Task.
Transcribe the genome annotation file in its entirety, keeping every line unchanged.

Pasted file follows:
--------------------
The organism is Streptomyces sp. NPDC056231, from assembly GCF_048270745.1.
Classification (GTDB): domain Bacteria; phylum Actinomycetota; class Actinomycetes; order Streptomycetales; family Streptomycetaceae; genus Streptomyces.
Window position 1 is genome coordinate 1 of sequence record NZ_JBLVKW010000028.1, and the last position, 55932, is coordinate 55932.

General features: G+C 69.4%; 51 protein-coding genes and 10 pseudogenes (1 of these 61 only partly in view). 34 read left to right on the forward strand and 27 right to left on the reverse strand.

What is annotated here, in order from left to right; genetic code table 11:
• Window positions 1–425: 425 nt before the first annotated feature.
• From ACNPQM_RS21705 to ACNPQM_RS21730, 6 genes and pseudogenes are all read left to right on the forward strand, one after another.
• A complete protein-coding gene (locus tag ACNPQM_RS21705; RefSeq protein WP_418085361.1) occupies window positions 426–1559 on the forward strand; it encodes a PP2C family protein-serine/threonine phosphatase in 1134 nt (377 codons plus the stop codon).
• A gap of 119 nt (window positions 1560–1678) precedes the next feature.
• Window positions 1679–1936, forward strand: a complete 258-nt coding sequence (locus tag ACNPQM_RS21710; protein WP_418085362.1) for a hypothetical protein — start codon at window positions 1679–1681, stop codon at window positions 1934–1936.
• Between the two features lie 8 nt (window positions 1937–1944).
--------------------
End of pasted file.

The organism is Streptomyces sp. NPDC056231, from assembly GCF_048270745.1.
Classification (GTDB): domain Bacteria; phylum Actinomycetota; class Actinomycetes; order Streptomycetales; family Streptomycetaceae; genus Streptomyces.
Window position 1 is genome coordinate 1 of sequence record NZ_JBLVKW010000028.1, and the last position, 55932, is coordinate 55932.

General features: G+C 69.4%; 51 protein-coding genes and 10 pseudogenes (1 of these 61 only partly in view). 34 read left to right on the forward strand and 27 right to left on the reverse strand.

What is annotated here, in order from left to right; genetic code table 11:
• Window positions 1–425: 425 nt before the first annotated feature.
• From ACNPQM_RS21705 to ACNPQM_RS21730, 6 genes and pseudogenes are all read left to right on the forward strand, one after another.
• A complete protein-coding gene (locus tag ACNPQM_RS21705; RefSeq protein WP_418085361.1) occupies window positions 426–1559 on the forward strand; it encodes a PP2C family protein-serine/threonine phosphatase in 1134 nt (377 codons plus the stop codon).
• A gap of 119 nt (window positions 1560–1678) precedes the next feature.
• Window positions 1679–1936, forward strand: a complete 258-nt coding sequence (locus tag ACNPQM_RS21710; protein WP_418085362.1) for a hypothetical protein — start codon at window positions 1679–1681, stop codon at window positions 1934–1936.
• Between the two features lie 8 nt (window positions 1937–1944).